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Three who resisted - Japanese internment case reopens

Repudiated by Congress and decried by Americans generally, the shabby treatment of Japanese residents on the West Coast during World War II continues to prick the nation's conscience.

Three Japanese-Americans who were convicted in 1942 of violating provisions of President Franklin D. Roosevelt's order evacuating people of Japanese ancestry from the Pacific coast and placing most of them in what FDR himself later called ''concentration camps,'' have filed suit to have their convictions reversed.

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Basing their case on new information acquired through the 1966 Freedom of Information Act, attorneys for the three charge that in considering their appeals the US Supreme Court was deprived of information that could have affected its ruling. In a 6-to-3 decision, the high court on June 21, 1943, upheld the conviction and imprisonment of Gordon Hirabayashi. On the same day, citing the Hirabayashi decision, the court upheld the conviction of Minoru Yasui. And on Dec. 18, 1944, the court ruled against Fred Korematsu, again based on the Hirabayashi decision.

John J. McCloy, who was assistant secretary of war in 1942 and later served as military governor and US high commissioner in occupied West Germany, is a key figure in the new case. So is Edward J. Ennis, who was director of the Alien Enemy Control Unit of the US Department of Justice. Mr. Ennis is a practicing attorney in New York City. Mr. McCloy, retired and also a New York resident, still defends the 1942 presidential order as ''a rational decision.''

Specifically, attorneys Peter H. Irons and Dale Minami, who head a team of lawyers representing the three plaintiffs, charge that newly acquired material shows McCloy ordered a change in a report justifying the internment which could have misled the court. The original ''final report'' by Army Lt. Gen. John L. DeWitt stated, according to documents released to Irons and Minami, that ''it was impossible to establish the identity of the loyal and disloyal with any degree of safety. It was not that there was insufficient time in which to make a determination: It was simply a matter of facing the reality that a positive determination could not be made, that an exact separation of the 'sheep from the goats' was unfeasible.''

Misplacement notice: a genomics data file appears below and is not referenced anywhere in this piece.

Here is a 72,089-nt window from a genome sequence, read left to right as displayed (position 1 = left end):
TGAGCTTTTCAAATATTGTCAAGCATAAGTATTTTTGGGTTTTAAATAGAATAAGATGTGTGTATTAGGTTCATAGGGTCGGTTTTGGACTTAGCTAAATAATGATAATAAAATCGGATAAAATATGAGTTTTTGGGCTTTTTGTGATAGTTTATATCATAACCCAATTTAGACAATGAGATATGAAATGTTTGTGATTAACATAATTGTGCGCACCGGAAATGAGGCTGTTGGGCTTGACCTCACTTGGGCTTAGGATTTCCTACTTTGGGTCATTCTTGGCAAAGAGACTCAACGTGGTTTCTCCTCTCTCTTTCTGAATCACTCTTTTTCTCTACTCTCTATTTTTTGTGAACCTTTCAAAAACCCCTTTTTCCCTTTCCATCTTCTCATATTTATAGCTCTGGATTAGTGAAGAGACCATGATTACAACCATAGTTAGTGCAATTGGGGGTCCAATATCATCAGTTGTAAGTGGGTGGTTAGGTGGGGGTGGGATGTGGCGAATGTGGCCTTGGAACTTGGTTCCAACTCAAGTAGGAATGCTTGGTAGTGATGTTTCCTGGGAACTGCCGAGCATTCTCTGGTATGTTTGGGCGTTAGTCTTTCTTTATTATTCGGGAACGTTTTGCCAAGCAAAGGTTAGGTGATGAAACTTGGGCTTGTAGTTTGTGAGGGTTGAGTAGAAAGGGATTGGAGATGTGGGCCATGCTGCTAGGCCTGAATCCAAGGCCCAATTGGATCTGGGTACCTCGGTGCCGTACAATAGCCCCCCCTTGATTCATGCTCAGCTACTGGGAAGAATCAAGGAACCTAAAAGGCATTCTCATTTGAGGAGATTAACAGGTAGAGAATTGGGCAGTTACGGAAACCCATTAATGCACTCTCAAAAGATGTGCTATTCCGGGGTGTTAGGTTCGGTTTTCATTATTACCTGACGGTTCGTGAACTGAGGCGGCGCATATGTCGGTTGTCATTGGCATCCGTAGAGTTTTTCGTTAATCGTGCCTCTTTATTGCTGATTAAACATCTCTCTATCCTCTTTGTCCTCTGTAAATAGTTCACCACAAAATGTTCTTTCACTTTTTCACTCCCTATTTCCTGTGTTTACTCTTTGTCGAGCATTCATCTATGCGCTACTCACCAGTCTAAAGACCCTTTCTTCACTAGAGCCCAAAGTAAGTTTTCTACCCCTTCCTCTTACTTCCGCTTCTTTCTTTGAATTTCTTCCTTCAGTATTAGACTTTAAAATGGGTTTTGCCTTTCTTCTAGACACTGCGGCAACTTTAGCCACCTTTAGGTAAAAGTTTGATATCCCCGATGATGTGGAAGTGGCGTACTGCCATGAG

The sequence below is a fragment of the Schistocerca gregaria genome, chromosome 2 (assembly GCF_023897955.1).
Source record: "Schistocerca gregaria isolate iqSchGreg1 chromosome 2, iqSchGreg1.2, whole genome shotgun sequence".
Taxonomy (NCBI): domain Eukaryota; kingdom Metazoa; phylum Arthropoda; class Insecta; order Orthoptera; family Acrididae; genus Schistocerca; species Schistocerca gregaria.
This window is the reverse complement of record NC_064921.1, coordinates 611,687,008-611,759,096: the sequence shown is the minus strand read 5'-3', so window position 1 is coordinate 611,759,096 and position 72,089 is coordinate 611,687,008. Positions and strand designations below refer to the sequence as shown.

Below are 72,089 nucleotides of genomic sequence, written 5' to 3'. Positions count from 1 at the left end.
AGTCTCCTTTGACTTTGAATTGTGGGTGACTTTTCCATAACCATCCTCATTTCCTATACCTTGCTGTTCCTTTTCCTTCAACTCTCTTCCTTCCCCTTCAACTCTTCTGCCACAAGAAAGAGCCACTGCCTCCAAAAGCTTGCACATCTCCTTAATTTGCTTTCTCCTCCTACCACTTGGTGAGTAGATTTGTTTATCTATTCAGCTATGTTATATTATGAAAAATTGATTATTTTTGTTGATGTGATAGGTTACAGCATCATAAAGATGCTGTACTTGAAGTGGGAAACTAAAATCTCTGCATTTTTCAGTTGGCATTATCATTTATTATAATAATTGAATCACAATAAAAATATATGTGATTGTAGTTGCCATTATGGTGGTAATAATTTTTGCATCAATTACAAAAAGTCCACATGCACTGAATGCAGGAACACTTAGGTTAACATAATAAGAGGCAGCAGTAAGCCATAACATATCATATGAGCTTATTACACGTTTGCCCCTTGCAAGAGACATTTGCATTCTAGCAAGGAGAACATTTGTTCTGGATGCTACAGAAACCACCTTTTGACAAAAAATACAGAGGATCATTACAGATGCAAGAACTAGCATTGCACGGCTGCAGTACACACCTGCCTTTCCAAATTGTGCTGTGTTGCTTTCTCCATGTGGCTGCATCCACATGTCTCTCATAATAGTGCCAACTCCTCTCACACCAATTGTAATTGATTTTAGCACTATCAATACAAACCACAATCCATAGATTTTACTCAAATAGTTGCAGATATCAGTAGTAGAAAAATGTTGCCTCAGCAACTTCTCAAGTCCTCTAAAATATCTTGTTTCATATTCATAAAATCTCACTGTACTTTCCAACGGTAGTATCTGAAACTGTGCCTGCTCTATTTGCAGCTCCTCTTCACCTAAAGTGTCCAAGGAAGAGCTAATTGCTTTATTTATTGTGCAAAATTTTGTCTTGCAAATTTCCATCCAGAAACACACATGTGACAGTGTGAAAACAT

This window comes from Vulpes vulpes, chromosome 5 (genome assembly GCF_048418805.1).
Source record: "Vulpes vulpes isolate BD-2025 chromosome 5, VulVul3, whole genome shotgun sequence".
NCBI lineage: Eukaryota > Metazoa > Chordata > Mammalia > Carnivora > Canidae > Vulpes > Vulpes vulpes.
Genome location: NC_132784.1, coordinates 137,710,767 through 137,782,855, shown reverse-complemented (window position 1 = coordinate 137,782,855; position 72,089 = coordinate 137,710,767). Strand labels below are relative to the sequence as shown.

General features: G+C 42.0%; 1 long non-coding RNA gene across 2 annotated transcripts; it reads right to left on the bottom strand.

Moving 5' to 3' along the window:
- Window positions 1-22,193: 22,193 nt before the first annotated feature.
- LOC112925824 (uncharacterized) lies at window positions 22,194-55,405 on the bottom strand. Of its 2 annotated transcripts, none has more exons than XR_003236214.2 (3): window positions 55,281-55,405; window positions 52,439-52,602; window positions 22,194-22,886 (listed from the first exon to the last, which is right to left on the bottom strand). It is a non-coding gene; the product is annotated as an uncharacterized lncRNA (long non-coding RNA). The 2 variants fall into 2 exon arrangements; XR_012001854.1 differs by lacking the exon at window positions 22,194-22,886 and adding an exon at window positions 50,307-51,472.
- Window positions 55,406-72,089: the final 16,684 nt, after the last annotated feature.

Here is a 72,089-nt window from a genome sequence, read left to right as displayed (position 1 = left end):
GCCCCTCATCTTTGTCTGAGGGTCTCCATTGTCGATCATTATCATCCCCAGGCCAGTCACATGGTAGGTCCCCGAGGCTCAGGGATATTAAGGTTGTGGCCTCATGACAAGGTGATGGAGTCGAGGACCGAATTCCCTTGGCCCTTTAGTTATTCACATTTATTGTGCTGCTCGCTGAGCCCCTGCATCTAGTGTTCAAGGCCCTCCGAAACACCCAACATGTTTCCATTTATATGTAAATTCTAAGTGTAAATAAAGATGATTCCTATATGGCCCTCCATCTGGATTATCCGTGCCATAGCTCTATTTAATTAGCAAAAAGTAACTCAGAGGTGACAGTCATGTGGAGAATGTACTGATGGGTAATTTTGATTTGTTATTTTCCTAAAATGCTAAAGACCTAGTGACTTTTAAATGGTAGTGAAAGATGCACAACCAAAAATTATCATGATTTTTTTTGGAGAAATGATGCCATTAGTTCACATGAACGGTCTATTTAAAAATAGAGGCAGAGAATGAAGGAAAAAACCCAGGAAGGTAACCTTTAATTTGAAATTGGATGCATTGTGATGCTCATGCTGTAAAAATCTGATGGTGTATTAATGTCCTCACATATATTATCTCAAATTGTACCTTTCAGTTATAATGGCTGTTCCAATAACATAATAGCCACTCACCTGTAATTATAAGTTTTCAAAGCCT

McCloy, the attorneys charge, concerned that General DeWitt's words would undermine the government's contention that there was insufficient time in which to make loyalty determinations, had that changed to say there was ''no ready means'' to separate the disloyal from the loyal.

The petition also alleges that DeWitt's initial report was destroyed.

Ennis comes into the case in connection with a memorandum he wrote to the US solicitor general stating that a footnote to the government's brief in the case should be seen by the court. That note refers to statements by FBI Director J. Edgar Hoover and Federal Communications Commission chairman James L. Fly which directly contradict DeWitt's contention that there were known shore-to-ship signals and radio transmissions to Japanese submarines. At the War Department's urging, according to the San Francisco petition, this footnote was deleted.

Mr. Hirabayashi, who was a student at the University of Washington in 1942, says he violated the government order after asking himself: ''Why am I rushing home from the library when other students are not?'' He later returned to finish his doctorate in sociology and now teaches at the University of Alberta, Canada.

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Mr. Korematsu, who was a welder in a San Francisco shipyard when he was arrested for failing to report to an assembly center for evacuation, is a draftsman in the Bay area.

Mr. Yasui, now a resident of Denver, was a practicing attorney in Portland, Ore. when the 1942 order was issued. He says he felt it was unconstitutional and decided to test it after consulting other lawyers. ''I violated the curfew order on purpose because I thought it was wrong,'' he declares. He spent 13 months in jail - nine in solitary confinement.

These men say they not only want their convictions reversed and expunged from the record, but also want to vindicate all who were oppressed under Executive Order 9006.

Their lawyers point out that the June 1943 Supreme Court decision upholding the President's order ''still stands as a precedent'' that could someday endanger the rights of other Americans.

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